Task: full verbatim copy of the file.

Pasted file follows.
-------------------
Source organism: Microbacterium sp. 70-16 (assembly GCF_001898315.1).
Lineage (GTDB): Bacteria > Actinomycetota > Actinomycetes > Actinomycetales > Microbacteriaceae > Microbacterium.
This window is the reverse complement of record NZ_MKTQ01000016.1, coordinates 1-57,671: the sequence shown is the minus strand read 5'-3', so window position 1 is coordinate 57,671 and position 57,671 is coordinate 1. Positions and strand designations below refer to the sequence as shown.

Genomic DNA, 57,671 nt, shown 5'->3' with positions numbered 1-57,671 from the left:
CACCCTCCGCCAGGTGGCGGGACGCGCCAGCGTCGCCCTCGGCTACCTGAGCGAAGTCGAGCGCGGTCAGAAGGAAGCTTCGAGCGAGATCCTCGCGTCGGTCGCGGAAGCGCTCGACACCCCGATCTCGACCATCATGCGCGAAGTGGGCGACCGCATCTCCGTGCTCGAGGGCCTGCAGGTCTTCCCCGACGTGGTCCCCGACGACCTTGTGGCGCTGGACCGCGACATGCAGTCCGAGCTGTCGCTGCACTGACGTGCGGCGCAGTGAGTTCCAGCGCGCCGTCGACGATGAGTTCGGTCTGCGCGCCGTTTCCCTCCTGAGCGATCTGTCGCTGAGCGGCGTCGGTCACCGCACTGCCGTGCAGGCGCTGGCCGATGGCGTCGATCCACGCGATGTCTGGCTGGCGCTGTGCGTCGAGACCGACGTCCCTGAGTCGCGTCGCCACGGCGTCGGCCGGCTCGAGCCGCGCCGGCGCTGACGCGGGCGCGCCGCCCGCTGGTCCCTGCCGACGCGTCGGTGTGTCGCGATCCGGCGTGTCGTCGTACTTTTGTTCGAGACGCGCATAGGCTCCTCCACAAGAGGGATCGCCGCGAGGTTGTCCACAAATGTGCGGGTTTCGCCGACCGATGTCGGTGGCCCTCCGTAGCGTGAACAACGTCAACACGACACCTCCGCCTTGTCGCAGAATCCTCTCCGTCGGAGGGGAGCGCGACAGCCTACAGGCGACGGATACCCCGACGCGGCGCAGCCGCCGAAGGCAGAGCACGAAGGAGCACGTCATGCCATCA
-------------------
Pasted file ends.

Source organism: Microbacterium sp. 70-16 (assembly GCF_001898315.1).
Lineage (GTDB): Bacteria > Actinomycetota > Actinomycetes > Actinomycetales > Microbacteriaceae > Microbacterium.
This window is the reverse complement of record NZ_MKTQ01000016.1, coordinates 1-57,671: the sequence shown is the minus strand read 5'-3', so window position 1 is coordinate 57,671 and position 57,671 is coordinate 1. Positions and strand designations below refer to the sequence as shown.

Genomic DNA, 57,671 nt, shown 5'->3' with positions numbered 1-57,671 from the left:
CACCCTCCGCCAGGTGGCGGGACGCGCCAGCGTCGCCCTCGGCTACCTGAGCGAAGTCGAGCGCGGTCAGAAGGAAGCTTCGAGCGAGATCCTCGCGTCGGTCGCGGAAGCGCTCGACACCCCGATCTCGACCATCATGCGCGAAGTGGGCGACCGCATCTCCGTGCTCGAGGGCCTGCAGGTCTTCCCCGACGTGGTCCCCGACGACCTTGTGGCGCTGGACCGCGACATGCAGTCCGAGCTGTCGCTGCACTGACGTGCGGCGCAGTGAGTTCCAGCGCGCCGTCGACGATGAGTTCGGTCTGCGCGCCGTTTCCCTCCTGAGCGATCTGTCGCTGAGCGGCGTCGGTCACCGCACTGCCGTGCAGGCGCTGGCCGATGGCGTCGATCCACGCGATGTCTGGCTGGCGCTGTGCGTCGAGACCGACGTCCCTGAGTCGCGTCGCCACGGCGTCGGCCGGCTCGAGCCGCGCCGGCGCTGACGCGGGCGCGCCGCCCGCTGGTCCCTGCCGACGCGTCGGTGTGTCGCGATCCGGCGTGTCGTCGTACTTTTGTTCGAGACGCGCATAGGCTCCTCCACAAGAGGGATCGCCGCGAGGTTGTCCACAAATGTGCGGGTTTCGCCGACCGATGTCGGTGGCCCTCCGTAGCGTGAACAACGTCAACACGACACCTCCGCCTTGTCGCAGAATCCTCTCCGTCGGAGGGGAGCGCGACAGCCTACAGGCGACGGATACCCCGACGCGGCGCAGCCGCCGAAGGCAGAGCACGAAGGAGCACGTCATGCCATCA